Our meeting with the Ministry of Finance echoed this new demographic influence. Four earnest ministers, the oldest of which could not have been older than 28, walked us through the current government's economic plan, dubbed "the path to democratic prosperity."
It's a simple plan: More employment + less poverty + more security = PROSPERITY.
A couple of notable reforms that they hope will help usher in the first part of the plan & — a redistribution of oil and mining royalties from the eight states that currently retain all of them to include all 32 states. The 24 states who currently do not participate in the royalty program support the reform.
The ministry is also supporting the first formal jobs law in which they will offer tax incentives to employ young folks who have know formal education… and tax incentives for others to get an education.
Across the economy, the ministry projects 6.5% growth by the end of 2012. And they, like central bankers in other parts of the world, say they have inflation "under control" at 3.2%.
“Coffee has long been an important Colombian export” writes our travel companion Chris Mayer, taking a broader historical view in Special Situations, “and it remains so today. Colombia is the world’s second-largest coffee producer, after Brazil.
"Disappointing harvests helped drive the price of coffee to recent 34-year highs. Inventories fell to their lowest level in at least 40 years. The rains have been heavy this year, and Colombia’s harvests have suffered. Unusual weather has hit other coffee-growing regions as well, including Mexico and Brazil. The price of coffee is up over 145% in the last year.
"Expect to pay more for coffee. The chief roasters — J.M. Smucker, Kraft and Nestle — have all had to raise prices several times already. But there are few investing ideas that play off coffee.”
On the other hand, "Colombia’s history as an oil producer goes back to 1918 with the discovery of 'La Cira & — Infantas,' a giant oil field." They're now the world’s 25th largest producer of oil.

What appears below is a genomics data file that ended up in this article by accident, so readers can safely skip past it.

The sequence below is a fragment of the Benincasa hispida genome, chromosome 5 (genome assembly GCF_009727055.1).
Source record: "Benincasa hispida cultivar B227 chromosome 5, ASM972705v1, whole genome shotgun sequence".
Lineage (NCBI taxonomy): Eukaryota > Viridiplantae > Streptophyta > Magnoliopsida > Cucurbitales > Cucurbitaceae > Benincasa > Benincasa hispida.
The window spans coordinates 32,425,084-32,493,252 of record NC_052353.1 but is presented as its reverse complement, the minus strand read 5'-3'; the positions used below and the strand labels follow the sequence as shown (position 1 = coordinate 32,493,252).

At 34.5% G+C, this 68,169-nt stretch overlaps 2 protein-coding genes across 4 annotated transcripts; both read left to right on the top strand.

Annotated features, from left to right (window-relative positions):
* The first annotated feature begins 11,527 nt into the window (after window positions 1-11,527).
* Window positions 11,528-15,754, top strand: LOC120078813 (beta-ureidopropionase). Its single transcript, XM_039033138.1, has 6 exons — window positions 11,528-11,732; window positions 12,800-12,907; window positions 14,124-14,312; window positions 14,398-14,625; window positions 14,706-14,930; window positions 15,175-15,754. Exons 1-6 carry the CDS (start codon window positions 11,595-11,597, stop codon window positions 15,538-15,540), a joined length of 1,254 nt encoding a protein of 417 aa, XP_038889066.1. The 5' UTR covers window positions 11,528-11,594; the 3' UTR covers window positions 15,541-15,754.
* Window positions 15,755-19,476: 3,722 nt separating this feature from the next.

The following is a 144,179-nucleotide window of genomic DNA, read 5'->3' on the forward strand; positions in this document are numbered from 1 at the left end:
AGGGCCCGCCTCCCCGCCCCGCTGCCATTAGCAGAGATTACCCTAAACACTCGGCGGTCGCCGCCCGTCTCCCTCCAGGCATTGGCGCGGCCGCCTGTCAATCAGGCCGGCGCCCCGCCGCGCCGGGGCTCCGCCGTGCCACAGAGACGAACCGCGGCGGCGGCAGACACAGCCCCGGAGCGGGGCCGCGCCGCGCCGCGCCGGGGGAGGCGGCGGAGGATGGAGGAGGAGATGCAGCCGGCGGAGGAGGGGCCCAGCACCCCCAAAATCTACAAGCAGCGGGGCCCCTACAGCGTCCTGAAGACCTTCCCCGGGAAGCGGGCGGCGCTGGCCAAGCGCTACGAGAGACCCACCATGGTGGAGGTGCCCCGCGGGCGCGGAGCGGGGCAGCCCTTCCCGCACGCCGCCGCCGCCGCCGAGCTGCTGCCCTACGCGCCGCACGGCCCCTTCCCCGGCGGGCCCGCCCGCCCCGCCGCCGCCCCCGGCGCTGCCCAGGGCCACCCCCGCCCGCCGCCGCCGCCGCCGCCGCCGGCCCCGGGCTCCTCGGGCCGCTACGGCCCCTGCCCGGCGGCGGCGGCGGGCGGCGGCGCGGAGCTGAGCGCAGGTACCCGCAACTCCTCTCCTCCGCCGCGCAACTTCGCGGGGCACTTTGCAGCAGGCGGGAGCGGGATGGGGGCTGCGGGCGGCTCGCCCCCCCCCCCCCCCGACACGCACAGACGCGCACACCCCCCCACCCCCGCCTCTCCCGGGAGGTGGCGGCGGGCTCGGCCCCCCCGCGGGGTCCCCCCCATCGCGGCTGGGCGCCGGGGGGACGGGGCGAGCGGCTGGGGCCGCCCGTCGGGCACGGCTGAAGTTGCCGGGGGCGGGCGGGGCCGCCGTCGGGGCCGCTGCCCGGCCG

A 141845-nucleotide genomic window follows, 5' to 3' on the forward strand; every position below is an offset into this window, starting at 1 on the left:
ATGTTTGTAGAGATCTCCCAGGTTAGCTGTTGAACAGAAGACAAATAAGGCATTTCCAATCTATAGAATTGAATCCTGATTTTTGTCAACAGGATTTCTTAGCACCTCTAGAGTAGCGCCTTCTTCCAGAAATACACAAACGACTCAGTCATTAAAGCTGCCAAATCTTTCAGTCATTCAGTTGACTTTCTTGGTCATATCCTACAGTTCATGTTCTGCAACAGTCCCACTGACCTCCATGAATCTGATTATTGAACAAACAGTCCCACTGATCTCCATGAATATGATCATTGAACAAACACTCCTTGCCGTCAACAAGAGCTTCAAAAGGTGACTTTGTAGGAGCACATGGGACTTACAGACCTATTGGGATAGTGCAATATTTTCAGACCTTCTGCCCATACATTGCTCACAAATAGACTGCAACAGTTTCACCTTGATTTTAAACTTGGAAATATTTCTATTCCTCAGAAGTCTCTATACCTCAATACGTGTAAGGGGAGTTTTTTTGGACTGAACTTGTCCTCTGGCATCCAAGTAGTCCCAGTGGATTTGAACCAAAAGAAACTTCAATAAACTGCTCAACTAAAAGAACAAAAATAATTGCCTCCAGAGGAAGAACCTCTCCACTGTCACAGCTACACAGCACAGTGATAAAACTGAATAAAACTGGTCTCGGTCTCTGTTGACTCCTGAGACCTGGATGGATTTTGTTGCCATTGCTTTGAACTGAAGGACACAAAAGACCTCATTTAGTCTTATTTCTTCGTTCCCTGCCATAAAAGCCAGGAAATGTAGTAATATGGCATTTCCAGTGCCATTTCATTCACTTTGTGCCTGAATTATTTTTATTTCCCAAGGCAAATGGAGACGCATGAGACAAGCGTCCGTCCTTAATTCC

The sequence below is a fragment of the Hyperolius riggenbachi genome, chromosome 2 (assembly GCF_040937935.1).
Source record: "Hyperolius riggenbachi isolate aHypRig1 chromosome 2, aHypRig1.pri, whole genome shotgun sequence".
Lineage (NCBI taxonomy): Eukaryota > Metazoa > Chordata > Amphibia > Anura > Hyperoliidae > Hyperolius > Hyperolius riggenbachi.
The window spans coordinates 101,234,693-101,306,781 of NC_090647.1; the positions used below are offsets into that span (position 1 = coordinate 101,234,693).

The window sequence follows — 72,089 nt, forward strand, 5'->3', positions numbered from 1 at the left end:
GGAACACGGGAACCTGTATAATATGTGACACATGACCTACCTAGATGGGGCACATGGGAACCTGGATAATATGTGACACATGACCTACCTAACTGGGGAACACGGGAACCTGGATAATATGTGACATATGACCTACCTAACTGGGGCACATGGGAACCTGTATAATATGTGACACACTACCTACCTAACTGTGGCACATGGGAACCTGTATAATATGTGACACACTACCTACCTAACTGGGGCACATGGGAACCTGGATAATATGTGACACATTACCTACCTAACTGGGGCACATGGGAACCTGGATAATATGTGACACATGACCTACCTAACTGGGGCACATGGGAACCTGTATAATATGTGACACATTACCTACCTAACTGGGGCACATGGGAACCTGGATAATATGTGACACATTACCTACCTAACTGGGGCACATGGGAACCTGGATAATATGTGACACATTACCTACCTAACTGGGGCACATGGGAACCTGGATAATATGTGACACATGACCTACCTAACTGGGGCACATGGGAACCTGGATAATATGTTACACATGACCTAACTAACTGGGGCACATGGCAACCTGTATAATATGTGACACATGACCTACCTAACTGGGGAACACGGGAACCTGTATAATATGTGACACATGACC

"The Colombian oil story peaked in the late 1990s," Mayer continues. "Production declined and has been flat in recent years. The reasons for the decline are complicated. The turmoil in the country certainly took its toll. Some of it had to do with the shifting nature of contracts and concessions. Some of it had to do with just neglect and poor management. And some of it was just that the easy oil was found and pumped out.
"But things have turned in the last couple of years. In 2009, production increased for the first time since the 1990s. Colombia’s oil industry is thriving amid better security, a better investment climate and the use of the new technologies."
As you know, we’ve met with leaders at a couple of small explorers and producers this week, and we’ll meet with more today. Stay tuned as we separate the wheat from the chaff and identify who has the most potential.
In a part of town our host dubbed, for better or worse, "little Dubai," we met with several small firms with oil and exploration concessions in various parts of the oil patch east of Bogota. Once we've had a chance to digest the hours of presentations we've been privy to, we'll give you our best recommendations for moving forward.